$50,000 Non-Pecuniary Damages for "Sustained and Prolonged" Exacerbation of Fibromyalgia

Reasons for judgement were released this week by the BC Supreme Court, Vancouver Registry, addressing an assessment of damages for an aggravation of pre-existing injuries.
In today’s case (Iwanik v. Hayes) the Plaintiff was involved in a 2008 intersection collision.  She was 61 years old at the time.   Fault for the crash was admitted by the opposing motorist.  The trial focused on the quantum of damages (value of the claim).
Prior to the collision the Plaintiff had various health concerns including fibromyalgia. The collision caused, among other injuries, a “sustained and prolonged” exacerbation of her pre-existing condition.  In valuing the non-pecuniary damages (money for pain and suffering and loss of enjoyment of life) at $50,000 Madam Justice Gray provided the following reasons:





[132] As a result of the accident, Ms. Iwanik suffered soft tissue injuries to her neck, thorax and lumbar spine, causing a prolonged and sustained exacerbation of her fibromyalgia, and causing intermittent headaches. If the accident had not occurred, her fibromyalgia would have flared up periodically, but not enough to have restricted her from her from work or her other activities.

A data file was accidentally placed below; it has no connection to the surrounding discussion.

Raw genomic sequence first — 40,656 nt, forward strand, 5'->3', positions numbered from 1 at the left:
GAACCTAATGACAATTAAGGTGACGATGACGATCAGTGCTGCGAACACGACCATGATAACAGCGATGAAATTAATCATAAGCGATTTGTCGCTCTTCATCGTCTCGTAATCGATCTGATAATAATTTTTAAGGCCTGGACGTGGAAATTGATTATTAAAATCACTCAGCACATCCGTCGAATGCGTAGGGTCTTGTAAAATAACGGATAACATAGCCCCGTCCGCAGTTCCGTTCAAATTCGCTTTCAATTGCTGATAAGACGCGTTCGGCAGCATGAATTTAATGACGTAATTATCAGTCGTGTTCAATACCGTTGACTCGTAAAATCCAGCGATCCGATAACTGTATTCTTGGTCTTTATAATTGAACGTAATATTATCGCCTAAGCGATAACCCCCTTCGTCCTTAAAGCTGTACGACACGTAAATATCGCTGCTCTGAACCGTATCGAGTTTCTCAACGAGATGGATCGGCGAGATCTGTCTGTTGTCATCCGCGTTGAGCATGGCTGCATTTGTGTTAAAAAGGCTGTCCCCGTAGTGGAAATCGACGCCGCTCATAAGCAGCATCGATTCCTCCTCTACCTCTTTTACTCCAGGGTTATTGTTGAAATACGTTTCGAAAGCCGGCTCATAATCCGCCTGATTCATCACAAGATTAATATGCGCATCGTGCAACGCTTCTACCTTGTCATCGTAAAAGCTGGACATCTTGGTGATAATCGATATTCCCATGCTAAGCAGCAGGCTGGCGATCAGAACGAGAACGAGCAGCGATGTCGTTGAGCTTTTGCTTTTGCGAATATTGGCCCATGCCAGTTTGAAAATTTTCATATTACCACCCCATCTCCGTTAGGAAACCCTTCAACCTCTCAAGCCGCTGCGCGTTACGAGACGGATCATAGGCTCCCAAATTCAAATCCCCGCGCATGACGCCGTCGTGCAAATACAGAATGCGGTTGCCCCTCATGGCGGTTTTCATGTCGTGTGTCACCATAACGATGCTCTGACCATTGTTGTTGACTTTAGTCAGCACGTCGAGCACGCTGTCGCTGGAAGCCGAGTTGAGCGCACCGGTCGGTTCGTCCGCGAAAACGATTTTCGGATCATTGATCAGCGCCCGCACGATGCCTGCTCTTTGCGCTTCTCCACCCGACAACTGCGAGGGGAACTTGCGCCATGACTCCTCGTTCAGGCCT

[133] As a result of the accident, Ms. Iwanik also suffered an injury to her left knee, which caused patellofemoral pain syndrome. It may have caused other problems in her knee, but the evidence at trial did not establish anything further. Although there is no record of Ms. Iwanik reporting the knee pain to treatment providers until August, 2008, I accept her evidence that she was initially more focussed on her other pain, and thought that the knee pain would resolve.

[134] I accept Dr. Bridger’s opinion that Ms. Iwanik also suffered a probable minor compression fracture of her T12 vertebra, and that she suffered a minor head injury with a probable minor concussion which has resolved. However, both of those injuries resolved so quickly that they do not affect the assessment of damages in this case.

[135] As a result of the injuries she suffered in the accident, Ms. Iwanik is no longer able to work at a physically demanding job, and is not capable of working in a 7-Eleven store. Fortunately, Ms. Iwanik found work at a Husky gas station which can accommodate her abilities. However, the job is not as well-paid as her work as a manager at 7-Eleven, and does not offer opportunities for advancement.